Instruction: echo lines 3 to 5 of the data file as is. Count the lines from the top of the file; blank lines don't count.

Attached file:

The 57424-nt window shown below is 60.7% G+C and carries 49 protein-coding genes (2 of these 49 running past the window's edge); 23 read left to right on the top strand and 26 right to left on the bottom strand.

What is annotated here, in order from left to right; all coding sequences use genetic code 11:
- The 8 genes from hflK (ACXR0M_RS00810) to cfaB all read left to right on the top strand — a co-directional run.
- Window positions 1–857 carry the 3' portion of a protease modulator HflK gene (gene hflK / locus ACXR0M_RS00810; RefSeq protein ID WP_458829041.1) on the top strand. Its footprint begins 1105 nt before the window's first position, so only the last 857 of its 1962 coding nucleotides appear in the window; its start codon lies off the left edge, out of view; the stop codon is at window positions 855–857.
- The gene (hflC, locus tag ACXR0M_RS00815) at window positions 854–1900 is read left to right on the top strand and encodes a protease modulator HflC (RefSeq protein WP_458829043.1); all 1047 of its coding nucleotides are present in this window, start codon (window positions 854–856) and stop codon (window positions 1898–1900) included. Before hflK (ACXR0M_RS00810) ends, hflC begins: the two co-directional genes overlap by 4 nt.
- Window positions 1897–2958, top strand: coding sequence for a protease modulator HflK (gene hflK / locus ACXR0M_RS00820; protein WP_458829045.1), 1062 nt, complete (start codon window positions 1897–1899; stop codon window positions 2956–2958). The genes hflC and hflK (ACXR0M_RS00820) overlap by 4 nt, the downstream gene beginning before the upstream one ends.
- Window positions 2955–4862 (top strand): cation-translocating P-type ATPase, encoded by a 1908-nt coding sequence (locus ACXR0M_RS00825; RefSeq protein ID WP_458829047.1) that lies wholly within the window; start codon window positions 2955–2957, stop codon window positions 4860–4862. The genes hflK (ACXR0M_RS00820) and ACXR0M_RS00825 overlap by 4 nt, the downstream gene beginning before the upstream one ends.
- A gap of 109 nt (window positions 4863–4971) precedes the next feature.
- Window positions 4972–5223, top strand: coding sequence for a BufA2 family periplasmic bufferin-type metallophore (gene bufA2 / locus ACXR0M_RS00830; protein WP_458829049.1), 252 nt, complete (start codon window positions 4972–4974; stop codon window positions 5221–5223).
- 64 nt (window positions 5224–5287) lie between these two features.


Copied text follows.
- The 8 genes from hflK (ACXR0M_RS00810) to cfaB all read left to right on the top strand — a co-directional run.
- Window positions 1–857 carry the 3' portion of a protease modulator HflK gene (gene hflK / locus ACXR0M_RS00810; RefSeq protein ID WP_458829041.1) on the top strand. Its footprint begins 1105 nt before the window's first position, so only the last 857 of its 1962 coding nucleotides appear in the window; its start codon lies off the left edge, out of view; the stop codon is at window positions 855–857.
- The gene (hflC, locus tag ACXR0M_RS00815) at window positions 854–1900 is read left to right on the top strand and encodes a protease modulator HflC (RefSeq protein WP_458829043.1); all 1047 of its coding nucleotides are present in this window, start codon (window positions 854–856) and stop codon (window positions 1898–1900) included. Before hflK (ACXR0M_RS00810) ends, hflC begins: the two co-directional genes overlap by 4 nt.